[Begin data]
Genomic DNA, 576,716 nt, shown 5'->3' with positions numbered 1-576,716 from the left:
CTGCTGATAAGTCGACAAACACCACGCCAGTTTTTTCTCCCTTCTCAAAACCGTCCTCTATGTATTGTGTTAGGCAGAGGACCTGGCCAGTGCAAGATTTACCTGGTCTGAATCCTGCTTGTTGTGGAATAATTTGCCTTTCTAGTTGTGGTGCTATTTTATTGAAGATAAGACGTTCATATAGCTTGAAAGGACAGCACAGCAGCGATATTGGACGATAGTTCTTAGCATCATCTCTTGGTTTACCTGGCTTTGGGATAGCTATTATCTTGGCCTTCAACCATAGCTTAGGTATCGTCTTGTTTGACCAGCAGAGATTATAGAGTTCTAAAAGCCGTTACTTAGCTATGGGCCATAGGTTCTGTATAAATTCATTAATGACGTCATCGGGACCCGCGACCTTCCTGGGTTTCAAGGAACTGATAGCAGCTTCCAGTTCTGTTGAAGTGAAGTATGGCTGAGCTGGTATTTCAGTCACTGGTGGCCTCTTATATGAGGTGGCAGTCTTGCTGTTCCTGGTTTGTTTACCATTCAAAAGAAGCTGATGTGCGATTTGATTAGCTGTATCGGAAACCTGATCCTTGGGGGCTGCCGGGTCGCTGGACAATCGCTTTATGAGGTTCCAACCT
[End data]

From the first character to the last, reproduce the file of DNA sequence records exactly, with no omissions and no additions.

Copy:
Genomic DNA, 576,716 nt, shown 5'->3' with positions numbered 1-576,716 from the left:
CTGCTGATAAGTCGACAAACACCACGCCAGTTTTTTCTCCCTTCTCAAAACCGTCCTCTATGTATTGTGTTAGGCAGAGGACCTGGCCAGTGCAAGATTTACCTGGTCTGAATCCTGCTTGTTGTGGAATAATTTGCCTTTCTAGTTGTGGTGCTATTTTATTGAAGATAAGACGTTCATATAGCTTGAAAGGACAGCACAGCAGCGATATTGGACGATAGTTCTTAGCATCATCTCTTGGTTTACCTGGCTTTGGGATAGCTATTATCTTGGCCTTCAACCATAGCTTAGGTATCGTCTTGTTTGACCAGCAGAGATTATAGAGTTCTAAAAGCCGTTACTTAGCTATGGGCCATAGGTTCTGTATAAATTCATTAATGACGTCATCGGGACCCGCGACCTTCCTGGGTTTCAAGGAACTGATAGCAGCTTCCAGTTCTGTTGAAGTGAAGTATGGCTGAGCTGGTATTTCAGTCACTGGTGGCCTCTTATATGAGGTGGCAGTCTTGCTGTTCCTGGTTTGTTTACCATTCAAAAGAAGCTGATGTGCGATTTGATTAGCTGTATCGGAAACCTGATCCTTGGGGGCTGCCGGGTCGCTGGACAATCGCTTTATGAGGTTCCAACCT